Study Guides (238,069)
Canada (114,906)
Economics (379)
EC140 (65)


8 Pages
Unlock Document

Wilfrid Laurier University
Matthew Smith

EC140 Chapter 20-Measuring GDP and Economic Growth Week 2 Gross Domestic Product -The market value of the final goods and services produced within a country in a given time period -Has 4 parts: -Market value -Final goods and services -Produced within a country -In a given time period Market Value -The price at which items are traded in markets -By using market prices to value production, we can add apples and oranges together – two items that are not similar Final Goods and Services -A final good is an item that is bought by its final user during a specified time period -It contrasts with an intermediate good, which is an item that is produced by one firm, bought by another firm, and used as a component of a final good or service -Ex. a Ford truck is a final good, but a Good wrench tire on it is an intermediate good -The value of the truck already included the value of the tires -Some items people buy are neither final goods nor intermediate goods and they are not part of GSP -Examples of such items include financial assets - stocks and bonds, and second-hand goods Produced Within a Country -Only  goods  that  are  produced  within  a  country  count  as  part  of  that  country’s  GDP In a Given Time Period -Normally measured in either a quarter or a year – quarterly GDP data – or a year – called the annual GDP data GDP and the Circular Flow of Expenditure and Income EC140 Chapter 20-Measuring GDP and Economic Growth Week 2 Households and Firms -Households sell and firms buy the services of labour, capital, and land in factor markets -Firm’s  retained  earnings  – profits that are not distributed to households – are part of the  household  sector’s   income -Firms sell and households buy consumer goods and services – such as inline skates and haircuts - in the goods market -The total payment for these goods and services is consumption expenditure -The  purchase  of  firm’s  new  plant, equipment, and buildings are investments Governments -Governments buy goods and services and their expenditure on goods and services is called government expenditure -Governments finance their expenditures with taxes Rest of the World -Firms in Canada sell goods and services to the rest of the world – exports – and buy goods and services from the rest of the world – imports -The value of the exports minus the imports is called net exports GDP Equals Expenditure Equals Income -Aggregate income is equal to the total amount paid for the services of the factors of production used to produce final goods and services – wages, interest, rent and profit Why  is  Domestic  Product  “Gross”? -Depreciation is  the  decrease  in  the  value  of  a  firm’s  capital  that  results from wear and tear and obsolescence. -The total amount spend both buying new capital and replacing depreciated capital is called gross investment -The amount by which the value of capital increase is called net investment -Net investment equals gross investment minus depreciation. Measuring  Canada’s  GDP -There are two approaches available for measuring GDP, and both are used. They are: -The expenditure approach -The income approach The Expenditure Approach -Measures GDP as the sum of consumption expenditure (C), investment (I), government expenditure on goods and services (G), and net exports of goods and services (X-M). EC140 Chapter 20-Measuring GDP and Economic Growth Week 2 The Income Approach -Measures GDP by summing the incomes that firms pay households for the factors of production they hire – wages for labour, interest for capital, rent for land, and profit for entrepreneurship -Divides income into 5 categories: 1. Wages, salaries, and supplementary labour income 2. Corporate profits 3. Interest and miscellaneous investment income 4. Farmer’s  income 5. Income from non-farm incorporated businesses -Wages, salaries and supplementary labour income is the payment for labour services. -Corporate profits are the profits of corporations -Interest and miscellaneous investment income is the interest households receive on loans they make minus the interest households pay on their own borrowing -Farmer income and income from non-farm unincorporated businesses are mixtures of the previous three items -A subsidy is a payment by the government to a producer -Total expenditure is a gross number because it includes gross investment -To get from net income to gross income, we must add depreciation -The gap between the expenditure approach and the income approach is called the statistical discrepancy EC140 Chapter 20-Measuring GDP and Economic Growth Week 2 Nominal GDP and Real GDP -Real GDP is the value of final goods and services produced in a given year when valued at the prices of a reference base year. By comparing the value of production in the two years at the same prices, we reveal the change in production -Currently, the reference base year is 2002, and we describe GDP in 2002 dollars -Nominal GDP is the value of final goods and services produced in a given year values at the prices of that year. It is a more precise name for GDP Calculating Real GDP -We’ll calculate real GDP for an economy that produces one consumption good, one capital good, and one government service. Net exports are 0. EC140 Chapter 20-Measuring GDP and Economic Growth Week 2 The Uses and Limitations of Real GDP -Economists use estimates o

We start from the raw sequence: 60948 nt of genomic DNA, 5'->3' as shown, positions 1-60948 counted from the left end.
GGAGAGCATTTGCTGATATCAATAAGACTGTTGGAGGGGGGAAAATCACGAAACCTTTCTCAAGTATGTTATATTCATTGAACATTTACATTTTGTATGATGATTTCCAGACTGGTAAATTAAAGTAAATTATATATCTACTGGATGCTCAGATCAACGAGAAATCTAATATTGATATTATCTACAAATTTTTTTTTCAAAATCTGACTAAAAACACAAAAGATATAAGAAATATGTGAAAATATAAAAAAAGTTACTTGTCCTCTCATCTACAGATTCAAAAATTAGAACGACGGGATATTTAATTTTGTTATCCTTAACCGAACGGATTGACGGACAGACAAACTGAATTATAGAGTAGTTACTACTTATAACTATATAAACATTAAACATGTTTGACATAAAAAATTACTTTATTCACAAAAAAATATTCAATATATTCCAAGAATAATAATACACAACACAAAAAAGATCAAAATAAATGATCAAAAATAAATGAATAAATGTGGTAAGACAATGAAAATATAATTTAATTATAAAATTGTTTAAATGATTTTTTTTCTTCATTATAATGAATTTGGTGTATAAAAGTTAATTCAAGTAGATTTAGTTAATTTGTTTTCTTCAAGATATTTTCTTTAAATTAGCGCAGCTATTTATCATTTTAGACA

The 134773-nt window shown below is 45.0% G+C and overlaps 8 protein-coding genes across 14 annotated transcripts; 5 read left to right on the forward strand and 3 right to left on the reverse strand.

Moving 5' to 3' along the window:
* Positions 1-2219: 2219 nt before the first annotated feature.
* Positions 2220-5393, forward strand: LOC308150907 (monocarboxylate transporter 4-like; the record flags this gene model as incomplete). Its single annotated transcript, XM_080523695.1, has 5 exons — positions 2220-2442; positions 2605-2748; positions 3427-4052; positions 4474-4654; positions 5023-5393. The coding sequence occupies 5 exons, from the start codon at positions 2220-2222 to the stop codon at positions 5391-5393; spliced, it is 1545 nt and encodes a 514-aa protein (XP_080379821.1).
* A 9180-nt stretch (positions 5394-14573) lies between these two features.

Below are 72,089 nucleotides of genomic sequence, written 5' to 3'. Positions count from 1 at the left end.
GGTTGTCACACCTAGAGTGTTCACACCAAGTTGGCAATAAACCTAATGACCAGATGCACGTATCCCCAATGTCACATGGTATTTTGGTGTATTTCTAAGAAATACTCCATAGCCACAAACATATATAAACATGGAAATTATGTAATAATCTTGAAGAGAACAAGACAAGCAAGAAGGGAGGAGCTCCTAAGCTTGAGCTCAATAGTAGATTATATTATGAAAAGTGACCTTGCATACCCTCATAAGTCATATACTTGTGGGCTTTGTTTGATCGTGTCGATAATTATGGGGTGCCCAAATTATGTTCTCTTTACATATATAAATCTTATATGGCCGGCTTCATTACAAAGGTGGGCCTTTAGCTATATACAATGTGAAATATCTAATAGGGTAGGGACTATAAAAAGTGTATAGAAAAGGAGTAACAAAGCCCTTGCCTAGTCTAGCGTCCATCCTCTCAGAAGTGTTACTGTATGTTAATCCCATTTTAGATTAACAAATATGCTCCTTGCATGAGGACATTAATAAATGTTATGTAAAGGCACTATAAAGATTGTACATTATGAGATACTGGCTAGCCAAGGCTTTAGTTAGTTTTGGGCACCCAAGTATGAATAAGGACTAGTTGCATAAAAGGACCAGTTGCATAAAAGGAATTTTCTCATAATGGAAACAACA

More Less

Related notes for EC140

Log In


Don't have an account?

Join OneClass

Access over 10 million pages of study
documents for 1.3 million courses.

Sign up

Join to view


By registering, I agree to the Terms and Privacy Policies
Already have an account?
Just a few more details

So we can recommend you notes for your school.

Reset Password

Please enter below the email address you registered with and we will send you a link to reset your password.

Add your courses

Get notes from the top students in your class.